Worth looking into your entitlements to a UK pension and buying extra years of service

Chartered accountant Frank Buckley can be contacted at uspfinancial.ie Stock image

Charlie Weston

If you are one of the thousands of Irish people who worked in Britain you would be wise to get up to speed on your entitlements to a pension from that country, and the good value to be had in buying additional years of service.

Something like 153,000 who are over the age of 45 have returned to this country after working in the UK, according to chartered accountant Frank Buckley, who has researched the area.

He says many people who worked for a period in Britain are unaware that they are due a partial UK pension in addition to their Irish pension, if they have enough UK contributions.

But it gets better, because you can make extra voluntary contributions to boost your pension before you hit retirement age.

Buckley, from Co Offaly, says you can make voluntary contributions for six years (up to 10 years in some cases) to your national insurance record.

He is offering to do the work involved in finding out the level of accrued UK state pension benefits, and how to go about getting extra years added on, for people if they are prepared to pay him a fee of €160, including Vat.

Brexit means there is some urgency around having this sorted out in the next while.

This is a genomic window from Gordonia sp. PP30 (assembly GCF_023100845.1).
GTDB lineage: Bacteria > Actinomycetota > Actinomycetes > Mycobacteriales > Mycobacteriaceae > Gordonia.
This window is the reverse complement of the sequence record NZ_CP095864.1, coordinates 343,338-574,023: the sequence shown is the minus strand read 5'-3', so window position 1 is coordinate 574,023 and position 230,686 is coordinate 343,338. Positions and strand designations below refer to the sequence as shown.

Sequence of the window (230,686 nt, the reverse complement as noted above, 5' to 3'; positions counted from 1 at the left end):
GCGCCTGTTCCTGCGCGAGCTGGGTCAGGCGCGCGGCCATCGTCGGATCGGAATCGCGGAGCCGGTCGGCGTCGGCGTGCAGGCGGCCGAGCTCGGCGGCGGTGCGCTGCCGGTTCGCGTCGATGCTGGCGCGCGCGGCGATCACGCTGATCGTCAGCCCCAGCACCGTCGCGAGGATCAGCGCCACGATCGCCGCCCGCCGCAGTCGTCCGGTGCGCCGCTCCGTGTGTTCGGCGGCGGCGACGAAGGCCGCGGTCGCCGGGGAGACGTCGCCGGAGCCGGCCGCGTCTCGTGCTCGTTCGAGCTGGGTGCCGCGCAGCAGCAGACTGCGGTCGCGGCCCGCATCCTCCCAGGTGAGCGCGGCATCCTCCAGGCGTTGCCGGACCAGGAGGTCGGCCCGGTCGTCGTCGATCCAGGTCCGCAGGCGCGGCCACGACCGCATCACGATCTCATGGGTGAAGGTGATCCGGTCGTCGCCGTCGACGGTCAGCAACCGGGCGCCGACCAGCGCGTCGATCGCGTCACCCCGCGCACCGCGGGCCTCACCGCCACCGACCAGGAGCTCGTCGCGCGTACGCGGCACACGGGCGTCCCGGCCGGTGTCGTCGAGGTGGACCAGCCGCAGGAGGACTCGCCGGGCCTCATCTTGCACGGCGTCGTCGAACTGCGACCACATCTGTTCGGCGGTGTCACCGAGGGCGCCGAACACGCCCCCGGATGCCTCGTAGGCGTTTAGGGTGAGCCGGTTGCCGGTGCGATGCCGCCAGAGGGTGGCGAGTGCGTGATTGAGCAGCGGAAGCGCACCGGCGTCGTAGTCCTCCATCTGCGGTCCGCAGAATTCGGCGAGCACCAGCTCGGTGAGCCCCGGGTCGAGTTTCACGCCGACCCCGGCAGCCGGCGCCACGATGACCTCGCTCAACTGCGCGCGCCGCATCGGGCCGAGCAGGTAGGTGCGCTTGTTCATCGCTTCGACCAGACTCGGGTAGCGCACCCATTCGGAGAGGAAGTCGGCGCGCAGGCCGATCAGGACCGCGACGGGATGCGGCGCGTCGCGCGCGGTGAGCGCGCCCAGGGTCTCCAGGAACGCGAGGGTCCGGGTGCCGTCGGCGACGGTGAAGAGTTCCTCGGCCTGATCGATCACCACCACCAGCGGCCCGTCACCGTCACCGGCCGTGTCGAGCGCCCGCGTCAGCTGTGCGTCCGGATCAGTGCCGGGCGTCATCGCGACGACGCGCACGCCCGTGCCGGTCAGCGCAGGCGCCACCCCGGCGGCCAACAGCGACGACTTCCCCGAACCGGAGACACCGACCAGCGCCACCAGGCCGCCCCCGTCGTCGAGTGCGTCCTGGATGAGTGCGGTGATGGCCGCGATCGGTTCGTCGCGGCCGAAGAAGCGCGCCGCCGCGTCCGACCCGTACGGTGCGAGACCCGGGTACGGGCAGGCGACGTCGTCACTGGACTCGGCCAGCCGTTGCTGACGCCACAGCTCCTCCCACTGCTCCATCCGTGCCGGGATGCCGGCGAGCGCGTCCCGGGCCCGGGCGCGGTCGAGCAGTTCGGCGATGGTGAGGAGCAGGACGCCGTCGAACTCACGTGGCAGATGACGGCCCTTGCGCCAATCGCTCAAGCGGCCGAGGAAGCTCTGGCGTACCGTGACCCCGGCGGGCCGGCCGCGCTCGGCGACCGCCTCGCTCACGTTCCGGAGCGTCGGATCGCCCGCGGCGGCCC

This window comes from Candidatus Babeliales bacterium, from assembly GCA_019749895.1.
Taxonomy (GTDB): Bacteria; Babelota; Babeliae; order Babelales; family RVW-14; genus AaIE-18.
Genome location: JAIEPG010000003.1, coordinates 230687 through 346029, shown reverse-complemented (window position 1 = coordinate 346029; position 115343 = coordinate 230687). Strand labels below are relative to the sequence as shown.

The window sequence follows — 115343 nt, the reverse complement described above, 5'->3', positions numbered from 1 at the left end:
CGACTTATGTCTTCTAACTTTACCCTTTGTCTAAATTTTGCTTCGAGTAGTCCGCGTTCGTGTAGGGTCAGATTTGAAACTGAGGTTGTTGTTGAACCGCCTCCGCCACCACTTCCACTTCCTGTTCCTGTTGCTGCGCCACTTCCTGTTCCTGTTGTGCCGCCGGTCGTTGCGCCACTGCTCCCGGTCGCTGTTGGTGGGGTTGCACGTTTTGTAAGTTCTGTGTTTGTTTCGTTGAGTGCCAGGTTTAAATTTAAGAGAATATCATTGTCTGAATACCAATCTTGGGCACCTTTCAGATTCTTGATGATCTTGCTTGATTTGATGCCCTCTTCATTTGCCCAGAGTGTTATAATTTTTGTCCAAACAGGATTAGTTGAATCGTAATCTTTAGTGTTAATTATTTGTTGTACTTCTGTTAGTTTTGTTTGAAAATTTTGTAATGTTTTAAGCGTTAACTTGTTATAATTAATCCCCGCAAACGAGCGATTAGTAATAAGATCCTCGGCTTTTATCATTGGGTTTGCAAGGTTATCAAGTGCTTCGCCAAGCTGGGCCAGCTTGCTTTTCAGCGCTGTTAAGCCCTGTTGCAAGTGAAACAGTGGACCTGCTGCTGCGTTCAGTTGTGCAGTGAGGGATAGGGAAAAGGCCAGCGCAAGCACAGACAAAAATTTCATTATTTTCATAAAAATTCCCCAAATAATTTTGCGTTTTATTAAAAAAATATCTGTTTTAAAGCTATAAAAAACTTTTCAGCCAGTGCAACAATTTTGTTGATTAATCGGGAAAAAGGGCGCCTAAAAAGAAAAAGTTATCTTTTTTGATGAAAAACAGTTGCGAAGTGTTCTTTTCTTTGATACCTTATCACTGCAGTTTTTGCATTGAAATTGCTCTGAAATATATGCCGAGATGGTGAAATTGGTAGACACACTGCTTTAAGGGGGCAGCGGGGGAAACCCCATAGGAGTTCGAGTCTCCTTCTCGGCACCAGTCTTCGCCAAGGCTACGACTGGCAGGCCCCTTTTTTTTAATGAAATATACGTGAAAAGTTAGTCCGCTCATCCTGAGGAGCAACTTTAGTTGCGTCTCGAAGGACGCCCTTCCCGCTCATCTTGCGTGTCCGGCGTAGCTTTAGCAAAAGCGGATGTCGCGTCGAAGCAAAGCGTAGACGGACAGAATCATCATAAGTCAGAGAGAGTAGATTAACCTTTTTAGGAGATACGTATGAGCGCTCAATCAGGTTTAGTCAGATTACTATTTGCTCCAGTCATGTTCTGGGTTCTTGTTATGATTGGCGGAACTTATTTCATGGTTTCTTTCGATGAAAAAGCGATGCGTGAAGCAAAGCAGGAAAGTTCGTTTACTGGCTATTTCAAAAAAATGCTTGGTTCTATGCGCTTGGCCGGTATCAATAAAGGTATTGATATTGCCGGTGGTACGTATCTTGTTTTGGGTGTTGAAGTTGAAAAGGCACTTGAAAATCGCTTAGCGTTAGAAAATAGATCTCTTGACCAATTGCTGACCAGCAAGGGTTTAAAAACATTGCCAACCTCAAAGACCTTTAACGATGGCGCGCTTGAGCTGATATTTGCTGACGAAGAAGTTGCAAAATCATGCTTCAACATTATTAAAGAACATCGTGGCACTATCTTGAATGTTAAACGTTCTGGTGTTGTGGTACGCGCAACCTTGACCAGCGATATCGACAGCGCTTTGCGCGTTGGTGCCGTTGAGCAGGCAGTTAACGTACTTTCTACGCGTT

Buckley has 30 years' experience as a chartered accountant, having worked in senior roles in a variety of companies.

In the mid-1990s he worked in Scotland, where he accrued UK state pension rights.

He only worked in Britain for four years, but you need a minimum of 10 years of paying national insurance contributions in that country to get a state pension.

This means he qualified for a UK pension of nil. So he decided to buy 10 added years' service, at a cost of £6,887 (€7,752).

This will now give him a pension from the UK of £3,815 (€4,294) from the age of 67 for as long as he lives.

This is a no-brainer, he says. Given the huge numbers of Irish people that emigrated to the UK in the 1980s and 1990s, and then came home when the economy picked up here, this is something that could be really good value for many.

The critical requirement is a national insurance record, which is accessible through a national insurance number.

Buckley believes that some people may be intimidated dealing with large foreign institutions like Her Majesty's Revenue and Customs. Also, he says many are not aware of the obvious dangers of Brexit where, pending a hard exit, the UK could unilaterally close the door on non-nationals accruing further state pension entitlements.

He can be contacted at uspfinancial.ie